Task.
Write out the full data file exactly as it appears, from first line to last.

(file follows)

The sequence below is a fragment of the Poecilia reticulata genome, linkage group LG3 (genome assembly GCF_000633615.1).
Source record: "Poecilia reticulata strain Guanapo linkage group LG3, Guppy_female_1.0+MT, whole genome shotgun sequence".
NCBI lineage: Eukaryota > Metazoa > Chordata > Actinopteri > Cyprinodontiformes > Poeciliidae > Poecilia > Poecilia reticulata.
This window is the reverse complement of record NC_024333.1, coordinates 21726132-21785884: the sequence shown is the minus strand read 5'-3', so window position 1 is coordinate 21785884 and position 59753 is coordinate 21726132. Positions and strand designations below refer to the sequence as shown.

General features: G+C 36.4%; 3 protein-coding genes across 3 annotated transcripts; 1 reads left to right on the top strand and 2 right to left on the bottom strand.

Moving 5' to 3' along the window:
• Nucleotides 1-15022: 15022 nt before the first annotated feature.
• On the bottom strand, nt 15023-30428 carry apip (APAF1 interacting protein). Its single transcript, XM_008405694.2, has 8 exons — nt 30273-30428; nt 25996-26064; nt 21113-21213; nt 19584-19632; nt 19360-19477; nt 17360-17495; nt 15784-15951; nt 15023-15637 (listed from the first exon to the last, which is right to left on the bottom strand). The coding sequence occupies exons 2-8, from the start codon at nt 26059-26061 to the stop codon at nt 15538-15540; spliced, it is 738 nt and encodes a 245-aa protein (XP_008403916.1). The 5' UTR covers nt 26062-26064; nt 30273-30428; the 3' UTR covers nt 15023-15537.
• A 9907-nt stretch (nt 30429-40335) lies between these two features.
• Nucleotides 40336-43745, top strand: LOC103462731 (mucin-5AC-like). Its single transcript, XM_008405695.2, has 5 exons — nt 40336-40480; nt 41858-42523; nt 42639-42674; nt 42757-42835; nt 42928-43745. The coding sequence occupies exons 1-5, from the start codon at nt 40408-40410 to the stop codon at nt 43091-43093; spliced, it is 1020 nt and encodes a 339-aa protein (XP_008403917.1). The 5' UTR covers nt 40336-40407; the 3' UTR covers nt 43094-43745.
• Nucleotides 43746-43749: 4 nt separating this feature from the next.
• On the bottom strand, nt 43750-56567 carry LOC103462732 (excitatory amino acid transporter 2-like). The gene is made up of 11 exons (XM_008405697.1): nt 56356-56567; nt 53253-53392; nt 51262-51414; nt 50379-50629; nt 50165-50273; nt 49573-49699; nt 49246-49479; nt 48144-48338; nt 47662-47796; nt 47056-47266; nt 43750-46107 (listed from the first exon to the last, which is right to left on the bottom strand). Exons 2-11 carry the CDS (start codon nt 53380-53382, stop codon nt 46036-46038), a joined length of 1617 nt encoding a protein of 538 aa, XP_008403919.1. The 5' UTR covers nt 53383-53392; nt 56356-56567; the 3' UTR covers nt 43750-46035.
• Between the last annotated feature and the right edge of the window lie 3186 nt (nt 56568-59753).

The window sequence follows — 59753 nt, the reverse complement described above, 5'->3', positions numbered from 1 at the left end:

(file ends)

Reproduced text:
The sequence below is a fragment of the Poecilia reticulata genome, linkage group LG3 (genome assembly GCF_000633615.1).
Source record: "Poecilia reticulata strain Guanapo linkage group LG3, Guppy_female_1.0+MT, whole genome shotgun sequence".
NCBI lineage: Eukaryota > Metazoa > Chordata > Actinopteri > Cyprinodontiformes > Poeciliidae > Poecilia > Poecilia reticulata.
This window is the reverse complement of record NC_024333.1, coordinates 21726132-21785884: the sequence shown is the minus strand read 5'-3', so window position 1 is coordinate 21785884 and position 59753 is coordinate 21726132. Positions and strand designations below refer to the sequence as shown.

General features: G+C 36.4%; 3 protein-coding genes across 3 annotated transcripts; 1 reads left to right on the top strand and 2 right to left on the bottom strand.

Moving 5' to 3' along the window:
• Nucleotides 1-15022: 15022 nt before the first annotated feature.
• On the bottom strand, nt 15023-30428 carry apip (APAF1 interacting protein). Its single transcript, XM_008405694.2, has 8 exons — nt 30273-30428; nt 25996-26064; nt 21113-21213; nt 19584-19632; nt 19360-19477; nt 17360-17495; nt 15784-15951; nt 15023-15637 (listed from the first exon to the last, which is right to left on the bottom strand). The coding sequence occupies exons 2-8, from the start codon at nt 26059-26061 to the stop codon at nt 15538-15540; spliced, it is 738 nt and encodes a 245-aa protein (XP_008403916.1). The 5' UTR covers nt 26062-26064; nt 30273-30428; the 3' UTR covers nt 15023-15537.
• A 9907-nt stretch (nt 30429-40335) lies between these two features.
• Nucleotides 40336-43745, top strand: LOC103462731 (mucin-5AC-like). Its single transcript, XM_008405695.2, has 5 exons — nt 40336-40480; nt 41858-42523; nt 42639-42674; nt 42757-42835; nt 42928-43745. The coding sequence occupies exons 1-5, from the start codon at nt 40408-40410 to the stop codon at nt 43091-43093; spliced, it is 1020 nt and encodes a 339-aa protein (XP_008403917.1). The 5' UTR covers nt 40336-40407; the 3' UTR covers nt 43094-43745.
• Nucleotides 43746-43749: 4 nt separating this feature from the next.
• On the bottom strand, nt 43750-56567 carry LOC103462732 (excitatory amino acid transporter 2-like). The gene is made up of 11 exons (XM_008405697.1): nt 56356-56567; nt 53253-53392; nt 51262-51414; nt 50379-50629; nt 50165-50273; nt 49573-49699; nt 49246-49479; nt 48144-48338; nt 47662-47796; nt 47056-47266; nt 43750-46107 (listed from the first exon to the last, which is right to left on the bottom strand). Exons 2-11 carry the CDS (start codon nt 53380-53382, stop codon nt 46036-46038), a joined length of 1617 nt encoding a protein of 538 aa, XP_008403919.1. The 5' UTR covers nt 53383-53392; nt 56356-56567; the 3' UTR covers nt 43750-46035.
• Between the last annotated feature and the right edge of the window lie 3186 nt (nt 56568-59753).

The window sequence follows — 59753 nt, the reverse complement described above, 5'->3', positions numbered from 1 at the left end: